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Eddy A. Bresnitz and Kathleen M. Rest 411 selected as a suspected respiratory pathogen to maximize the likelihood of detecting differences in infection rate among the cohorts. Recommendation 14 The potential attributable risk for disease caused by exposure to oxidants and other air pollutants should be determined and ex pressed in a meaningful way. Generic Issues Methodological innovation will greatly enhance the ability of epidemiologic studies to investigate dose/response relationships, long-term effects of low-level exposure, and attributable risk. Such methodological research deserves the highest priority. Recommendation 3 Future epidemiologic studies should use personal monitors and a greater number of better-placed area monitors to improve the assessment of true exposure in at least a sample of the individuals under study. Recommendation 4 Valid and reliable questionnaires that help assess personal expo sure to air pollutants should be developed and used in future epidemiologic studies. Recommendations Valid and reliable questionnaires or diaries that assess health effects should be developed further to facilitate epidemiologic studies in air pollution. Ongoing cohort studies (Six-Cities, UCLA) could be used to develop and test such data collection instruments. . Recommendation 12 All epidemiologic studies should analyze the outcome measure of interest by stratifying groups on their length of residence in the study areas. Acknowledgment The authors wish to thank the following individuals for their careful reviews and thoughtful comments: Nicholas Ashford, Ph.D., I. D.; Peter Gann, M.D.; Murray Oilman, M.D.; Tee Guidotti, M.D.; Sandy Norman, Ph.D.; and Brian Strom, M.D. The authors also appreciate the unflagging clerical support of Karen Menna and Frances Seeds. Correspondence should be addressed to Eddy A. Bresnitz, Division of Occupational and Environmen- tal Health, Department of Community and Preven- tive Medicine, The Medical College of Pennsylvania, 3300 Henry Avenue, Philadelphia, PA 19129. References Ashford, N. A. 1985. Unpublished comments on the OTA Report on Smoking-Related Death and Fi- nancial Costs. Barter, C. E., and Campbell, A. H. 1976. Relation- ship of constitutional factors and cigarette smoking to decrease in 1-second forced expiratory volume, Am. Rev. Respir. Dis. 113:30~314. Bates, D. V. 1985. The strength of the evidence relating air pollutants to adverse health effects, Carolina Environmental Essay Series VI, Univer- sity of North Carolina Institute for Environmental Studies, Chapel Hill, N.C. Bates, D. V., and Sizto, R. 1983. Relationship be- tween air pollution levels and hospital admissions in Southern Ontario, Can. J. Public Health 74:117-133. Becklake, M. R., and Permutt, S. 1979. Evaluation of tests of lung function for "screening" for early detection of chronic obstructive lung disease, In: The Lung in the Transition Between Health and Disease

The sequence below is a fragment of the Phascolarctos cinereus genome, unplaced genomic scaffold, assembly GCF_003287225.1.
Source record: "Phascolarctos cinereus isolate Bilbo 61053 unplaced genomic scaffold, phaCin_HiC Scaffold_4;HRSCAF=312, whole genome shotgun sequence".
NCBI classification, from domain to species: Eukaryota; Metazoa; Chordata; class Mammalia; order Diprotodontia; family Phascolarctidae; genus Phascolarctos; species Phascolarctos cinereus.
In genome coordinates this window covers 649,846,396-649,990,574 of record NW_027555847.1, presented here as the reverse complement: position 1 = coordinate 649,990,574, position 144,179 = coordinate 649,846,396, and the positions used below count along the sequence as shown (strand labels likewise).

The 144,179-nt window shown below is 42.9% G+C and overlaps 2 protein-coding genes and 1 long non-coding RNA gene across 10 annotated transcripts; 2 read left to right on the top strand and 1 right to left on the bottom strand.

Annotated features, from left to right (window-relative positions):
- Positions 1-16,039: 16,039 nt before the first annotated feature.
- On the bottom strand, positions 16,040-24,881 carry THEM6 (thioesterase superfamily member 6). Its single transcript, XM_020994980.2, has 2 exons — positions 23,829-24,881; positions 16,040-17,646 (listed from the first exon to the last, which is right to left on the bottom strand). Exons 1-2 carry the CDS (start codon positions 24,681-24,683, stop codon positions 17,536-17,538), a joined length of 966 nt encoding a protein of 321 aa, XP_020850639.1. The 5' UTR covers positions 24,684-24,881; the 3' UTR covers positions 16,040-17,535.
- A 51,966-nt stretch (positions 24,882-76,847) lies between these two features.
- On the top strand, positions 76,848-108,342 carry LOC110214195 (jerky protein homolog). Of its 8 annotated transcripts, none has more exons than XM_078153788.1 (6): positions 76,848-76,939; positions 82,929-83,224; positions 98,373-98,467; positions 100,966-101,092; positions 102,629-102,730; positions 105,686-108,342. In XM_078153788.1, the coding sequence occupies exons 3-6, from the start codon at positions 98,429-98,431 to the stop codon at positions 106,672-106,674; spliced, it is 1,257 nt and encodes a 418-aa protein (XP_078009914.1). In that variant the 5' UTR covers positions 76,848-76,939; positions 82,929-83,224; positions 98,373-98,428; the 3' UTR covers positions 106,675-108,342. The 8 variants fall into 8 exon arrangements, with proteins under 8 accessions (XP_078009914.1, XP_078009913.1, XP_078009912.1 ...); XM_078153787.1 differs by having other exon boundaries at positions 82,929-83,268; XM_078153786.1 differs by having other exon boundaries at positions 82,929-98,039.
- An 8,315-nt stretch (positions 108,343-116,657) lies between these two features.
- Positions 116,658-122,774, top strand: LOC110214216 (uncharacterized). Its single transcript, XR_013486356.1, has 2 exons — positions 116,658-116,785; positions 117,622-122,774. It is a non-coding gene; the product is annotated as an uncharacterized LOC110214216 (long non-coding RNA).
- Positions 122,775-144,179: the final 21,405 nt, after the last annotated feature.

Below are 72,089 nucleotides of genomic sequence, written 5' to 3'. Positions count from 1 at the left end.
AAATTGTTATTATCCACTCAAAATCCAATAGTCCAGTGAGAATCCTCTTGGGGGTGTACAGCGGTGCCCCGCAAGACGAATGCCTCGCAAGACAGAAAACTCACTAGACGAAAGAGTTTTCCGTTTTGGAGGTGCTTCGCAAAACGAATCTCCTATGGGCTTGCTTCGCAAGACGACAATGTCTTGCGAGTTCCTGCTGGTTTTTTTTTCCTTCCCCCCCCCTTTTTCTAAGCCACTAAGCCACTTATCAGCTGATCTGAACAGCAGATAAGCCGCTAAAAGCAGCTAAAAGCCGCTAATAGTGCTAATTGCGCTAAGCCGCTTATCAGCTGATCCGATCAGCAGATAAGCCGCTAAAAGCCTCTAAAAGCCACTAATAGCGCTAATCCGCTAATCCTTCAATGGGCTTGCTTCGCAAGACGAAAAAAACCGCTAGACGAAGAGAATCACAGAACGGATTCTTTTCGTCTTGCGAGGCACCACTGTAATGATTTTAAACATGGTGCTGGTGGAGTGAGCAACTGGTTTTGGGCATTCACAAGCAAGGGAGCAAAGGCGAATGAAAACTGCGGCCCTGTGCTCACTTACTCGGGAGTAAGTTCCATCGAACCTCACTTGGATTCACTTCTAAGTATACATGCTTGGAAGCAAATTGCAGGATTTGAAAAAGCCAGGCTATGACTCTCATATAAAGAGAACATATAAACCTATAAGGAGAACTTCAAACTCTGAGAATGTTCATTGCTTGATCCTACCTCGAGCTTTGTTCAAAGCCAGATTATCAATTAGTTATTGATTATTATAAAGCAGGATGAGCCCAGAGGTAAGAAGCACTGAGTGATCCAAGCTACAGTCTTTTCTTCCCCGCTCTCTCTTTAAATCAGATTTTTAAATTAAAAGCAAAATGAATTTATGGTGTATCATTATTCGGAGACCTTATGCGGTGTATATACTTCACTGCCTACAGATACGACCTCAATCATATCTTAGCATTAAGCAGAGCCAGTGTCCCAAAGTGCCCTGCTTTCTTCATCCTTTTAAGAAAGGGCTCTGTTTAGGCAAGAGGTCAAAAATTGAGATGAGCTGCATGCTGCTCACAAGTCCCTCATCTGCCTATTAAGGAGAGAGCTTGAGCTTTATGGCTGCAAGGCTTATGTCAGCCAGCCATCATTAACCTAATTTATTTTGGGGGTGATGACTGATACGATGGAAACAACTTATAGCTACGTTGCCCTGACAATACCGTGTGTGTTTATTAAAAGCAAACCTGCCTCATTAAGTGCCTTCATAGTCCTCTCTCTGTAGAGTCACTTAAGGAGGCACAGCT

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412 (P. T. Macklem and S. Permutt, eds.), pp. 345-387, Marcel Dekker, New York. Bennett, A. E. 1981. Limitations of the use of hospital statistics as an index of morbidity in environmental studies, J. Air Pollut. Control Assoc. 31: 1276-1278. Chan-Yeung, S., Vedal, S., and Enarson, D. 1986. Asthma, asthma-like symptoms, chronic bronchitis and the degree of bronchial hyperresponsiveness in epidemiologic surveys (abs.), Am. Rev. Respir. Dis. 133:A155. Cohen, C. A., Hudson, A. R., Clausen, J. L., and Knelson,J. H.1972. Respiratory symptoms, spirom- etry, and oxidant air pollution in nonsmoking adults, Am. Rev. Respir. Dis. 105:251-261. Comstock, G. W., Meyer, M. B., Helsing, K. J., and Tockman, M. S. 1981. Respiratory effects of house- hold exposures to tobacco smoking and gas cook- ing, Am. Rev. Respir. Dis. 12:143-148. Detels, R., Rokaw, S. N., Coulson, A. H., Tashkin, D. P., Sayre, J. W., and Massey, R. J. 1979. The UCLA population studies of chronic obstructive respiratory disease. I. Methodology and compari- son of lung function in areas of high and low pollution, Am. J. Epidemiol. 109:33-58. Detels, R., Sayre, J. W., Coulson, A. H., Rokaw, S. N., Massey, F. J., Tashkin, D. P., and Wu, M. M. 1981. The UCLA population studies of chronic obstructive respiratory disease. IV. Respi- ratory effect of long-term exposure to photochem- ical oxidants, nitrogen dioxide, and sulfates on current and never smokers, Am. Rev. Respir. Dis. 124:673-680. Detels, R., Tashkin, D. P., Simmons, M. S., Carmi- chael, H. E., Sayre, J. W., Rokaw, S. N., and Coulson, A. H. 1982. The UCLA population stud- ies of chronic obstructive respiratory disease, Chest 82:630-638. Ferris, B. G. 1978. Epidemiology standardization project, Am. Rev. Respir. Dis. 118(Suppl.):7-53. Ferris, B. G., Speizer, F. E., Spengler, J. D., Dock- ery, D., Bishop, Y. M. M., Wolfson, M., and Humble, C. 1979. Effects of sulfur oxides and respirable particles on human health. 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